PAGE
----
There are research that indicate sleep apnea is linked to a higher risk of getting COVID-19.
A 2022 study published in Cardiovascular Diabetology reported that adults with diabetes and a high body mass index (BMI) are likely to have sleep apnea and vulnerable to severe COVID-19 related diseases. Getting vaccinated and treating the conditions may lower the risk for people with sleep apnea.
A 2021 study involving people with COVID-19 and 8.5% had obstructive sleep apnea (OSA), showed that of those 20.9% were hospitalized, people with OSA had higher risks of severe disease. The study did not show that people with sleep apnea were more likely to get COVID-19, but another 2021 study did.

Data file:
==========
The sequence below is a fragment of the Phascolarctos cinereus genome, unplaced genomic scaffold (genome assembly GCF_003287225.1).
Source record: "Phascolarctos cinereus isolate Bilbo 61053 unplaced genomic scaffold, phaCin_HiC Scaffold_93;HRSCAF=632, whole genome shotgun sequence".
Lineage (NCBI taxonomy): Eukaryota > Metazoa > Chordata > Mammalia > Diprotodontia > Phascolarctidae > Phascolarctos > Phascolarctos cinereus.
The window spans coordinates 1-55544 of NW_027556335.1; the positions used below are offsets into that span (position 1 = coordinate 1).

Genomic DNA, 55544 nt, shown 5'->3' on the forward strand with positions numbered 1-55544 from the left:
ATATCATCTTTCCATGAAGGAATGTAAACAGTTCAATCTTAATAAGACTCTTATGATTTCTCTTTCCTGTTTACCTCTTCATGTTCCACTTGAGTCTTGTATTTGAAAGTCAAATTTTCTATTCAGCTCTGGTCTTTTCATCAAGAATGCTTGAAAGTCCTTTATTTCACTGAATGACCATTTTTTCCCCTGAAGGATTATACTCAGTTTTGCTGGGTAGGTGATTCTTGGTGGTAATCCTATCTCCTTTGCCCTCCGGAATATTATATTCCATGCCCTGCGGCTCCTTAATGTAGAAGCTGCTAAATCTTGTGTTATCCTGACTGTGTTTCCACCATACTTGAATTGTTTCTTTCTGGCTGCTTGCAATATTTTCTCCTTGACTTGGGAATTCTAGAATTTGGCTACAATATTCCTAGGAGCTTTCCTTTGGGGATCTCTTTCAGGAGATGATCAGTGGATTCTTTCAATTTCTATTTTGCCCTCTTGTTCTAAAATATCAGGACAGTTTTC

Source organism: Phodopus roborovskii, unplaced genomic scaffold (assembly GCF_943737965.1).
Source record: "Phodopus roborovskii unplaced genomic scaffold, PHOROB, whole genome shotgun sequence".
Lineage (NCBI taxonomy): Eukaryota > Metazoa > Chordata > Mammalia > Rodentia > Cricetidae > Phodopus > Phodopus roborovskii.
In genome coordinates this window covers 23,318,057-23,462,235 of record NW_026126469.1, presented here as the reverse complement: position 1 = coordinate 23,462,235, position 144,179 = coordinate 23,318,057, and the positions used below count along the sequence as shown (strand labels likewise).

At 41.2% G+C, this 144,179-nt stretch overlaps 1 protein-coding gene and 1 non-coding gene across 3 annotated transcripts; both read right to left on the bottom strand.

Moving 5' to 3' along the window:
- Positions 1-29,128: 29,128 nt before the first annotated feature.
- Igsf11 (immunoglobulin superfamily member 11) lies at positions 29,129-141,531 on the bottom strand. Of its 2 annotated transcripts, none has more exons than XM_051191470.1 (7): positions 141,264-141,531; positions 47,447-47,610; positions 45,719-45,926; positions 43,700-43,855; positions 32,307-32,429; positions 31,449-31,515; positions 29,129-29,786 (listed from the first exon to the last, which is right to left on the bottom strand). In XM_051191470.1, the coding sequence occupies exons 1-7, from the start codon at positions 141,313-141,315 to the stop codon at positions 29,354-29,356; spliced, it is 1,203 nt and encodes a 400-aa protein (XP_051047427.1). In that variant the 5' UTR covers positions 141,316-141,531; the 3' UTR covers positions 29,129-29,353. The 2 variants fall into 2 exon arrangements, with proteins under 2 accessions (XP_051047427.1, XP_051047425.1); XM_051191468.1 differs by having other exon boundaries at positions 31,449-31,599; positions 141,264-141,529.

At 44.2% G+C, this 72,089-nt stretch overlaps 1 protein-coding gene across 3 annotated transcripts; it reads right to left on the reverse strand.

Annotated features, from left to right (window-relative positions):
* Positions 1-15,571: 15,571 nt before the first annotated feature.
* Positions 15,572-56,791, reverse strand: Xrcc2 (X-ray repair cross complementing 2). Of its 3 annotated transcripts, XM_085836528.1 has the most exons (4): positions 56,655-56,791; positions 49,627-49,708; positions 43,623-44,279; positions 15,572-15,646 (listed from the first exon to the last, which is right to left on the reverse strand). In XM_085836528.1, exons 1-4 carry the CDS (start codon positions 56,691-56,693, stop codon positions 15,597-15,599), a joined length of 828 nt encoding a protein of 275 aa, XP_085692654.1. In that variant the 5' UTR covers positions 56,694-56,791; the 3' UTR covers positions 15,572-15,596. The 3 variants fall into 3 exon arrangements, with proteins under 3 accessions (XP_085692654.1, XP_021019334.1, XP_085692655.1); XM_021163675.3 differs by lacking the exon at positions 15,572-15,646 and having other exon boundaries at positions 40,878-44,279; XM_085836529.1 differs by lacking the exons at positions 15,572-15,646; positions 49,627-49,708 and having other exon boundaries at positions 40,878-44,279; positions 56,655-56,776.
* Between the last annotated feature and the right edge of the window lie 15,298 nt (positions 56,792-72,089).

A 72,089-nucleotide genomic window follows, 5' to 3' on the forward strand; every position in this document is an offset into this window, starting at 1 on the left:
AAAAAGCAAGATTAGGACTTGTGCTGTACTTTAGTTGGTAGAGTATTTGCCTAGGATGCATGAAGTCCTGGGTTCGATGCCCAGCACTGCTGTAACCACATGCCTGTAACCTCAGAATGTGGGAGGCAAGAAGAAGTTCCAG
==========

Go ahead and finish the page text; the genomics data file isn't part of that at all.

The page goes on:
By getting treatment for sleep apnea, it may be possible for people with OSA to reduce their risk exposure to COVID-19. People with OSA, using CPAP helps lower the risk of getting COVID-19.
Sleep apnea correlates with several medical conditions that elevate the risk of severe COVID-19 disease, but it is important to remember that by itself, sleep apnea is a risk factor for severe disease, hospitalization, and death. People with OSA should seek advice from a doctor to treat their medical condition.
The information above contains general information about medical conditions and potential treatments. It is not medical advice. If you have any medical questions, please consult your doctor.